A surgical extra-oral incision was made 2 cm below the inferior mandibular margin, at the angle. A blunt dissection to reach the mandibular border and a subperiosteal dissection of the masseter muscle were performed. Osteotomy line was marked on the mandible outer cortex; the device was correctly positioned and fixed with four monocortical screws. The steps were repeated on the other side. The devices were then removed, a deepening of the osteotomy line with a fissure bur was produced and the osteotomy was completed, applying a rotational force with a chisel. Care was applied when opening the ostectomy site to preserve the alveolar nerve. The devices were re-fixed to the mandible using the same screw holes and assessed for stability (Figure 4). The skin was dissected anteriorly to the surgical incision, allowing the activation bar to merge from the skin. The devices were activated immediately (2 mm) with no latency period and the integrity of the inferior alveolar nerve assessed. The masseter muscle was repositioned and sutured to the internal pterigoid muscle with two resorbable sutures. In the following days, distraction continued 2 mm/day at each side for approximately 10 days (2 cm of lengthening) when the activation bar could be removed (if the device provided this option). The devices were removed, if not resorbable, following the consolidation period (2 months). We have described only the surgical technique of the internal device that is currently applied in our clinical practice. In the three initial cases, a preoperative tracheotomy was performed. In the final five cases, the patients were kept intubated in the Paediatric Intensive care unit until it was possible to safely remove the endotracheal tube. This typically occurred 6-7 days after device activation. Of the two patients with pre-existing tracheotomies, in the younger patient (5 months old) the tracheotomy was removed 7 days postoperatively. In the Goldenhar's syndrome case (2 years old) a Montgomery device was necessary for 6 months due to the presence of tracheotomy-inducted tracheomalacia.

thumbnailFigure 4. Intraoperative view after placement of internal metal device.

Patients were discharged when the endpoint was obtained: symptoms and signs of airway obstruction solved, PAS and maxillomandibular relationship improved and tracheotomy, when present, removed. During the follow-up, no injury to the inferior alveolar nerve was noted and scarring was significant in only the two cases treated with external devices (Figure 5,6,7).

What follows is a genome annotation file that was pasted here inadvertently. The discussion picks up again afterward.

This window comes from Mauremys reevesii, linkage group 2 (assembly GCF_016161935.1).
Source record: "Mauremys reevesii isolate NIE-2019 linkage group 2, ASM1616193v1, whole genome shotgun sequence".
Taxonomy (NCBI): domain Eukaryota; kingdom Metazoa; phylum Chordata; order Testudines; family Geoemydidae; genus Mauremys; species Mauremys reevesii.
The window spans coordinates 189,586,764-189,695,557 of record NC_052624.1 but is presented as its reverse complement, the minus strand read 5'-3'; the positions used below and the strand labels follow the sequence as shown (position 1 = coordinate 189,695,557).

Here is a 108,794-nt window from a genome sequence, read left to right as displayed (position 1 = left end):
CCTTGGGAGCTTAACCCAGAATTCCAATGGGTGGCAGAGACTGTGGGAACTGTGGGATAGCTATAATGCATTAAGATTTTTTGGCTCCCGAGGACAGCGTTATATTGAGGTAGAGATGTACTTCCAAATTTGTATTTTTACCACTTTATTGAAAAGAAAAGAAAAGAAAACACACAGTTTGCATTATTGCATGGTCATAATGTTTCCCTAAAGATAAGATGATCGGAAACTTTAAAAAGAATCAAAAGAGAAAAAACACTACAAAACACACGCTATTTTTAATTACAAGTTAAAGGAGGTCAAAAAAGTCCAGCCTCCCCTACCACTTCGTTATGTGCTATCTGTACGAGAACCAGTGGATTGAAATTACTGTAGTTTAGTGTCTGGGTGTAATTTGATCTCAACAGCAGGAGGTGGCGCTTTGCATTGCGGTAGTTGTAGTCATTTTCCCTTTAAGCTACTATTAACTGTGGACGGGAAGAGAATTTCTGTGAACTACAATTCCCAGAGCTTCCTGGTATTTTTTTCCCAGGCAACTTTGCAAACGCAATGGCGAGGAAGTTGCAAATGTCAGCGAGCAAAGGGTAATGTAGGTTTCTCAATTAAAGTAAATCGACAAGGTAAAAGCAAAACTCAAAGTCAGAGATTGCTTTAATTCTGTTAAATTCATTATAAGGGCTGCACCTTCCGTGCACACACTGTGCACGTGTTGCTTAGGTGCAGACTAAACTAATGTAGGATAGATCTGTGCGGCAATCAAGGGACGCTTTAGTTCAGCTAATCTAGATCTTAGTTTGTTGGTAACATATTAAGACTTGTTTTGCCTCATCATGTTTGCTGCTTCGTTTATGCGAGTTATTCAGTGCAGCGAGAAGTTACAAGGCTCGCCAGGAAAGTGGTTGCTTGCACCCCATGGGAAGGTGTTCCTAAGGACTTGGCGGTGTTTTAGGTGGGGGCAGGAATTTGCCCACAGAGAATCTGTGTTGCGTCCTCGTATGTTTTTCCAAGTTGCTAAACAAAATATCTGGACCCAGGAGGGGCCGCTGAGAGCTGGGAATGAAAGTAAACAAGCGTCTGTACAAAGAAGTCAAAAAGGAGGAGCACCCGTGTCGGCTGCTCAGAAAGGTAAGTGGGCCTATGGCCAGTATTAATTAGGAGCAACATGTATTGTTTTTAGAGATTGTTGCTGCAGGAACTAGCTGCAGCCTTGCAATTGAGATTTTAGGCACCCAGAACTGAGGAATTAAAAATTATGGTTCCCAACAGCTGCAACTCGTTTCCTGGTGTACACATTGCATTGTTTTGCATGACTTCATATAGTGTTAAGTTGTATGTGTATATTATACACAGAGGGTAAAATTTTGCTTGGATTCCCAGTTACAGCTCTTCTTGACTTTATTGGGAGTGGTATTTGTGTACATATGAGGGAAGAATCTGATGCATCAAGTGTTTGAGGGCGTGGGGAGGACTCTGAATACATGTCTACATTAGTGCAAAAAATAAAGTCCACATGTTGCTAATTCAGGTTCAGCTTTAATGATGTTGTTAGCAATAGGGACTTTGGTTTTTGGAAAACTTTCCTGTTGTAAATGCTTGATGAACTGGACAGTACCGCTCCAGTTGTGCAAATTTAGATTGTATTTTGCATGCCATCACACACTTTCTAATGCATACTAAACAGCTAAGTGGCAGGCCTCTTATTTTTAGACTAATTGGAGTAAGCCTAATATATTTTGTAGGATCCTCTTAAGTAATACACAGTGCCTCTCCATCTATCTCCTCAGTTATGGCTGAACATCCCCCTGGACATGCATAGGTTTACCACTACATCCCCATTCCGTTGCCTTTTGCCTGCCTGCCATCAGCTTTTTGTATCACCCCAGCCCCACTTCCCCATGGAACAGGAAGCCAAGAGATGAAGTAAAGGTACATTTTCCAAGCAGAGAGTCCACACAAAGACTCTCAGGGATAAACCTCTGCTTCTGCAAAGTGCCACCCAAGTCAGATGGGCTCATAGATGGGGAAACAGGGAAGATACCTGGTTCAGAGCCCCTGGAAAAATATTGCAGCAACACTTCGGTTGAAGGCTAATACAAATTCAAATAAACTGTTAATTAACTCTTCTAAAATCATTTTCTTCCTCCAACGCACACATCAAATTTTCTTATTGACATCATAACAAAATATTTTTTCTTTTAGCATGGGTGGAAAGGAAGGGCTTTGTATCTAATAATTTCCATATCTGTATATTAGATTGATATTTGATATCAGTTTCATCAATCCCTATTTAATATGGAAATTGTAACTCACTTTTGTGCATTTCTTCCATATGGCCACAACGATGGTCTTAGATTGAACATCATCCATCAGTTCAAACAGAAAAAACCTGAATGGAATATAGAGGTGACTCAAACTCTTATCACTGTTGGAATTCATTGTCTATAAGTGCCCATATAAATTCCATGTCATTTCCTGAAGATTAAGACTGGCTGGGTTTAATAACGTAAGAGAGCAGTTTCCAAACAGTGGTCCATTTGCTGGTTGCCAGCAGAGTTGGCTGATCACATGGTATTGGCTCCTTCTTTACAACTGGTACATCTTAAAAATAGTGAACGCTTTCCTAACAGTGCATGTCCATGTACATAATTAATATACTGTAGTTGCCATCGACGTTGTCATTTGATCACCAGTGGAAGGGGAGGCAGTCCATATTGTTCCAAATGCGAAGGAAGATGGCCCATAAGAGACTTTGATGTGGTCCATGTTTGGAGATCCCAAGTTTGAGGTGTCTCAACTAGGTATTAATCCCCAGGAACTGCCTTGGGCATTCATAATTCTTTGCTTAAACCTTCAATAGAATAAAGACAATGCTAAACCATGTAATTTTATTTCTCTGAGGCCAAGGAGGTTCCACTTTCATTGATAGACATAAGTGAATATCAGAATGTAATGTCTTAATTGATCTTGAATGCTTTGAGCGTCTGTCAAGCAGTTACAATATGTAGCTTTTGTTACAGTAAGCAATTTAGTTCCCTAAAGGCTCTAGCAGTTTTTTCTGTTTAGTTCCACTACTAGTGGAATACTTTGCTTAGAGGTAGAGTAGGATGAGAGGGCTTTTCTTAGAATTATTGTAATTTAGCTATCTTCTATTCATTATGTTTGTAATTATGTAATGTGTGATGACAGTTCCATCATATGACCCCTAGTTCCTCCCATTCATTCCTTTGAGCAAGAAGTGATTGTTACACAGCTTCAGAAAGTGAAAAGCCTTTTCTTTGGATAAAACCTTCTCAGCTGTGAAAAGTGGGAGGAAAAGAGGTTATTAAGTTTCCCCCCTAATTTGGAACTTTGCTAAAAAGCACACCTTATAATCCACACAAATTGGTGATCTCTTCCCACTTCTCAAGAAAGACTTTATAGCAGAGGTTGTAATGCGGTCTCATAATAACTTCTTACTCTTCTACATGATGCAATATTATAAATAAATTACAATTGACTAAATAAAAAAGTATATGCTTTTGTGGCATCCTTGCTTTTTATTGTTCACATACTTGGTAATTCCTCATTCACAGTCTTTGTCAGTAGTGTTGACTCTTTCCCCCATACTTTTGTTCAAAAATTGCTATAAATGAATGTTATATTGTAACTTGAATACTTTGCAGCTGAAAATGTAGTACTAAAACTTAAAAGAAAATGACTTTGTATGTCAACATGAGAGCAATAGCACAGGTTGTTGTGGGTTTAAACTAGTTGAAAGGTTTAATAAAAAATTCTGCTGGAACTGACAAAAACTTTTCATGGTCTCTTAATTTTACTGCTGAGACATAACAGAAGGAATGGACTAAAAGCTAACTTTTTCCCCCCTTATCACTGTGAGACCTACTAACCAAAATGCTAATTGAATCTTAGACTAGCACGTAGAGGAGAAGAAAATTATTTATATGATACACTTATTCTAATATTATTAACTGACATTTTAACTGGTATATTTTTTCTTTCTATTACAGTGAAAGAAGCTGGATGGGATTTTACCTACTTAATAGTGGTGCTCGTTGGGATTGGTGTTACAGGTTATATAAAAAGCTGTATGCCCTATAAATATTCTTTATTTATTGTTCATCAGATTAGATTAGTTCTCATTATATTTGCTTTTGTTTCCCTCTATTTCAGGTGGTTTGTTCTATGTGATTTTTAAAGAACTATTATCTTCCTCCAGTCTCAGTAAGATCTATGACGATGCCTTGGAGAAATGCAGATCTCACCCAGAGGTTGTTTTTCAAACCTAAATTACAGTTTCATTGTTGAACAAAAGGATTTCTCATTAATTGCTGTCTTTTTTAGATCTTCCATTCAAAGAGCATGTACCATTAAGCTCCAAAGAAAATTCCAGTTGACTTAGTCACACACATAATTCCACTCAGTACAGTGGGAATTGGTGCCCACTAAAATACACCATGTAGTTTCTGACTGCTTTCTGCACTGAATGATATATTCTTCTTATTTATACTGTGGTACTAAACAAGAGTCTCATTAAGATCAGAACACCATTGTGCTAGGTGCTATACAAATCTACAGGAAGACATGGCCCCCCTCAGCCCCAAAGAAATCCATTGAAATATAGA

thumbnailFigure 5. Preoperative frontal and lateral views of an infant with Pierre Robin sequence.

thumbnailFigure 6. Three-dimensional CT scan taken previously and during the distraction period.

thumbnailFigure 7. Postoperative frontal and lateral views of the infant after mandibular distraction with internal device (note the inconspicuous scars).

Discussion and conclusions

Children with isolated PRS or associated with a range of other congenital malformations typically display a degree of airway obstruction [14]. The understanding of the pathogenesis of airway obstruction in PRS has rapidly evolved [15]. The dynamics of airway obstruction seems to be multi-factorial, with both anatomic and neuromuscular components. Anatomic abnormalities include retroposition of the mandible and reduced effectiveness of the genioglossus muscle in exerting anterior traction on the tongue. Delorme et al. [16] suggested that in such patients the genioglossus fibres are too short or too tight. They also noted that the tongue is not pushed back but is rotated posteriorly on its base. They proposed that the retruded mandible is the result, not the cause, of the tongue position.

Caouette-Laberge et. al. 1994 proposed the following clinical classification based on the severity of respiratory symptoms [17].

• Group I: adequate respiration in the prone position and bottle feeding.

• Group II: adequate respiration in the prone position but feeding difficulties requiring gavage.

• Group III: children with respiratory distress requiring respiratory support and gavage.

The clinical expression was heterogeneous: the severity of the airway complication varied from mild respiratory distress to extreme episodes of asphyxia.